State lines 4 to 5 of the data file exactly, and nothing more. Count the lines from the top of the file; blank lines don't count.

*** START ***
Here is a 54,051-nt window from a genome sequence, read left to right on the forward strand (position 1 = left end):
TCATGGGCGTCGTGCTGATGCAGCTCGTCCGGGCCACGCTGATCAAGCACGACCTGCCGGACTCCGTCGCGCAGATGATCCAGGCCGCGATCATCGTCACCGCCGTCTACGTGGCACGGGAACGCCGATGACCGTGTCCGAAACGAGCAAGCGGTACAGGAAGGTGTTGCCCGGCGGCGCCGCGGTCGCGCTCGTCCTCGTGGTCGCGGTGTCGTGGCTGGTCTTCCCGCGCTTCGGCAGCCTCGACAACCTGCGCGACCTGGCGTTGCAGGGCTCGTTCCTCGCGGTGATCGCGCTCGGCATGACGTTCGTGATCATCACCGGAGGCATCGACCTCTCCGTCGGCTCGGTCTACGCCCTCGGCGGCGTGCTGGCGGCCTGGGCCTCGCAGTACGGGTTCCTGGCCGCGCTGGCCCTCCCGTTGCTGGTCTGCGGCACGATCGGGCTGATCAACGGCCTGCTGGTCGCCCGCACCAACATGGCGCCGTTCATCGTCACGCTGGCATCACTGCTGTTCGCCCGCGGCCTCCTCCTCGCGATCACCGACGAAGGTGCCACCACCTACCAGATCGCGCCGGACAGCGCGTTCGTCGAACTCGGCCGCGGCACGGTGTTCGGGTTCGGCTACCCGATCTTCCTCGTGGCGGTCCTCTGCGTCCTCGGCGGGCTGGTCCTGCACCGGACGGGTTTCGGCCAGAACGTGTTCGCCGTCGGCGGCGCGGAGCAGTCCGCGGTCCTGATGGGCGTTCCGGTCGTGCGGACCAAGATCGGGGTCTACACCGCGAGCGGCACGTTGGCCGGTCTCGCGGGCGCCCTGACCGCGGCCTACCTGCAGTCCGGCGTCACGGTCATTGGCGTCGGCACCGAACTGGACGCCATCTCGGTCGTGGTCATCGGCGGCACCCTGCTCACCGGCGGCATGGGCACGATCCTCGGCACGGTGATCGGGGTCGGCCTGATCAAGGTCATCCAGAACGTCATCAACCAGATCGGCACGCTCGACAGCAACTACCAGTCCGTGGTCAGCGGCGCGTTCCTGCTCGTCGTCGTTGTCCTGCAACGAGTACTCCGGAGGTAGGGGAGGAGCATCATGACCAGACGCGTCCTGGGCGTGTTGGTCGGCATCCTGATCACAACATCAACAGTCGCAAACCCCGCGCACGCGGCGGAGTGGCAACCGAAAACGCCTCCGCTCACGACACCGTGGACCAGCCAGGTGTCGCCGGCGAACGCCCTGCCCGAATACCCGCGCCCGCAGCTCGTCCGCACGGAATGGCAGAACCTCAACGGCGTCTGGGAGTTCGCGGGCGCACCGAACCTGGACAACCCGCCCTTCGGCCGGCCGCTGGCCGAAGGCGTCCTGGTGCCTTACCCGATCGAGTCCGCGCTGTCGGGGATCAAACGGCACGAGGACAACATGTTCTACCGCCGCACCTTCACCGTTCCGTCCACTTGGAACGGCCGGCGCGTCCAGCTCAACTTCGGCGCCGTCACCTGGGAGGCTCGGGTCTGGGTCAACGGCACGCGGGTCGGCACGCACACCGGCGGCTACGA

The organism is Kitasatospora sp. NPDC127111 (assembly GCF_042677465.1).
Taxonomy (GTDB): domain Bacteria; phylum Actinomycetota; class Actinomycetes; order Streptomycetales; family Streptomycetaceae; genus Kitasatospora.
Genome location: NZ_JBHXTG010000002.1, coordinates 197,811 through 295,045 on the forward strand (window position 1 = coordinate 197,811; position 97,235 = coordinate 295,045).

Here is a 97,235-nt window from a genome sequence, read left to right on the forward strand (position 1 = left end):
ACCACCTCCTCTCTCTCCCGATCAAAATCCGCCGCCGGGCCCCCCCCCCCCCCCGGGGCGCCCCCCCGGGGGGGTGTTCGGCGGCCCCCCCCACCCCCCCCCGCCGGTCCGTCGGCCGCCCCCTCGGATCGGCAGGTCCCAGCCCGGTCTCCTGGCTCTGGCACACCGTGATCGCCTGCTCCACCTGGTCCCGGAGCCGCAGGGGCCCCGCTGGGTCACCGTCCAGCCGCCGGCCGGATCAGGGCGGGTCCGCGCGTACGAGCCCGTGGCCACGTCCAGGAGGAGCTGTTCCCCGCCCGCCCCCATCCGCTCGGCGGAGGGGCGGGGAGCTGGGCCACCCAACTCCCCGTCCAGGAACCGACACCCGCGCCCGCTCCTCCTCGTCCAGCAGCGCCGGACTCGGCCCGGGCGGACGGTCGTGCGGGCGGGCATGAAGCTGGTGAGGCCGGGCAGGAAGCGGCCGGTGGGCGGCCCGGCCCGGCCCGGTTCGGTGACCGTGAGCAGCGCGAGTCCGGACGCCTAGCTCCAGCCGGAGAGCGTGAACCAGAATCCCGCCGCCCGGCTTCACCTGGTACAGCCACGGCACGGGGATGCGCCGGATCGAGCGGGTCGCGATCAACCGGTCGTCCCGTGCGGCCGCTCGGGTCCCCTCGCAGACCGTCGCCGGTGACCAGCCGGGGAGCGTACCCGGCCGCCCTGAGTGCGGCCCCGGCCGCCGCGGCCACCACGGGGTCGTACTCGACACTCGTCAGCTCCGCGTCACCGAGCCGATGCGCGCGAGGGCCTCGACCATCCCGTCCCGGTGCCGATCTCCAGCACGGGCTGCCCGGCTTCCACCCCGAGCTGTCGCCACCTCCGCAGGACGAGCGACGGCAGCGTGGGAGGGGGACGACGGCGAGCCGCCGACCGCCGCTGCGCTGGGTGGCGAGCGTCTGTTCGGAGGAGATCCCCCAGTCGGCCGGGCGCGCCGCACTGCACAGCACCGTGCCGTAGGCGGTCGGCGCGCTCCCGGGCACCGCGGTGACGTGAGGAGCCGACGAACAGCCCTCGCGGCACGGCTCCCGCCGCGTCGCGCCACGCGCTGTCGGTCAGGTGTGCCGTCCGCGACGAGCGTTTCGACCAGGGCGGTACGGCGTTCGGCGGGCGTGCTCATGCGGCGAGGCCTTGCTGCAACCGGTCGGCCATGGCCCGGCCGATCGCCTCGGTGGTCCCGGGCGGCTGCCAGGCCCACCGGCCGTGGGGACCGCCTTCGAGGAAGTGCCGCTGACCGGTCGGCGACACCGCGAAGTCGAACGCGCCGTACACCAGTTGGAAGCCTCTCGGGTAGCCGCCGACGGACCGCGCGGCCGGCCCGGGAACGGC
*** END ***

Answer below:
Taxonomy (GTDB): domain Bacteria; phylum Actinomycetota; class Actinomycetes; order Streptomycetales; family Streptomycetaceae; genus Kitasatospora.
Genome location: NZ_JBHXTG010000002.1, coordinates 197,811 through 295,045 on the forward strand (window position 1 = coordinate 197,811; position 97,235 = coordinate 295,045).